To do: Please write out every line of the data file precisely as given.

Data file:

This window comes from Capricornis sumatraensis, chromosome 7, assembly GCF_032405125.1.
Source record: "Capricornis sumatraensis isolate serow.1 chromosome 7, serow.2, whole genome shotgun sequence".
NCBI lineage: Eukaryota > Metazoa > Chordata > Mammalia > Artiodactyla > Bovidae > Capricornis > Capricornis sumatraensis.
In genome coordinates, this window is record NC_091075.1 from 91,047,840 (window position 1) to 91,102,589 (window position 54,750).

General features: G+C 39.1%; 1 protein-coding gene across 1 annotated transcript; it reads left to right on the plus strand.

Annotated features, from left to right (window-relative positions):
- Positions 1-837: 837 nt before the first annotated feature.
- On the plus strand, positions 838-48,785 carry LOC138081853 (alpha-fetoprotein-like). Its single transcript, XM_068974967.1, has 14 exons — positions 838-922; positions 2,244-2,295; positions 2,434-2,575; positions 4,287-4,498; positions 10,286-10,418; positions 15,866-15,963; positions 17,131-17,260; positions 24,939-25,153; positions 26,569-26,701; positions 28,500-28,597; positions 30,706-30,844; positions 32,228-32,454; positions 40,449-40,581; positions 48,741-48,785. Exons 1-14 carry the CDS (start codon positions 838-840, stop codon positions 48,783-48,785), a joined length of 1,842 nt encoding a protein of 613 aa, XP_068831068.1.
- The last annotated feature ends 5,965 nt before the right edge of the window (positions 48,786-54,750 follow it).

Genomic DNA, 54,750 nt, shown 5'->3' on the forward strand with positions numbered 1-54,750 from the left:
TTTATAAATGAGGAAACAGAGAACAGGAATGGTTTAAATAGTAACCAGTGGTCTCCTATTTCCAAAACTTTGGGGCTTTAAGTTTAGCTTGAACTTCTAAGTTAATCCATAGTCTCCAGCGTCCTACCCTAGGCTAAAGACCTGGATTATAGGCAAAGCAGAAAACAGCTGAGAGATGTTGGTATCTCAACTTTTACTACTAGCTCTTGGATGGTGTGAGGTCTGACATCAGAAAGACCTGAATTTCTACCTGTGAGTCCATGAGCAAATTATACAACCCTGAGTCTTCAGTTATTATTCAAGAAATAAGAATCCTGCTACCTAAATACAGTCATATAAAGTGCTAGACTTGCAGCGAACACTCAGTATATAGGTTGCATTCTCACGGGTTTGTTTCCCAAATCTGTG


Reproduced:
This window comes from Capricornis sumatraensis, chromosome 7, assembly GCF_032405125.1.
Source record: "Capricornis sumatraensis isolate serow.1 chromosome 7, serow.2, whole genome shotgun sequence".
NCBI lineage: Eukaryota > Metazoa > Chordata > Mammalia > Artiodactyla > Bovidae > Capricornis > Capricornis sumatraensis.
In genome coordinates, this window is record NC_091075.1 from 91,047,840 (window position 1) to 91,102,589 (window position 54,750).

General features: G+C 39.1%; 1 protein-coding gene across 1 annotated transcript; it reads left to right on the plus strand.

Annotated features, from left to right (window-relative positions):
- Positions 1-837: 837 nt before the first annotated feature.
- On the plus strand, positions 838-48,785 carry LOC138081853 (alpha-fetoprotein-like). Its single transcript, XM_068974967.1, has 14 exons — positions 838-922; positions 2,244-2,295; positions 2,434-2,575; positions 4,287-4,498; positions 10,286-10,418; positions 15,866-15,963; positions 17,131-17,260; positions 24,939-25,153; positions 26,569-26,701; positions 28,500-28,597; positions 30,706-30,844; positions 32,228-32,454; positions 40,449-40,581; positions 48,741-48,785. Exons 1-14 carry the CDS (start codon positions 838-840, stop codon positions 48,783-48,785), a joined length of 1,842 nt encoding a protein of 613 aa, XP_068831068.1.
- The last annotated feature ends 5,965 nt before the right edge of the window (positions 48,786-54,750 follow it).

Genomic DNA, 54,750 nt, shown 5'->3' on the forward strand with positions numbered 1-54,750 from the left:
TTTATAAATGAGGAAACAGAGAACAGGAATGGTTTAAATAGTAACCAGTGGTCTCCTATTTCCAAAACTTTGGGGCTTTAAGTTTAGCTTGAACTTCTAAGTTAATCCATAGTCTCCAGCGTCCTACCCTAGGCTAAAGACCTGGATTATAGGCAAAGCAGAAAACAGCTGAGAGATGTTGGTATCTCAACTTTTACTACTAGCTCTTGGATGGTGTGAGGTCTGACATCAGAAAGACCTGAATTTCTACCTGTGAGTCCATGAGCAAATTATACAACCCTGAGTCTTCAGTTATTATTCAAGAAATAAGAATCCTGCTACCTAAATACAGTCATATAAAGTGCTAGACTTGCAGCGAACACTCAGTATATAGGTTGCATTCTCACGGGTTTGTTTCCCAAATCTGTG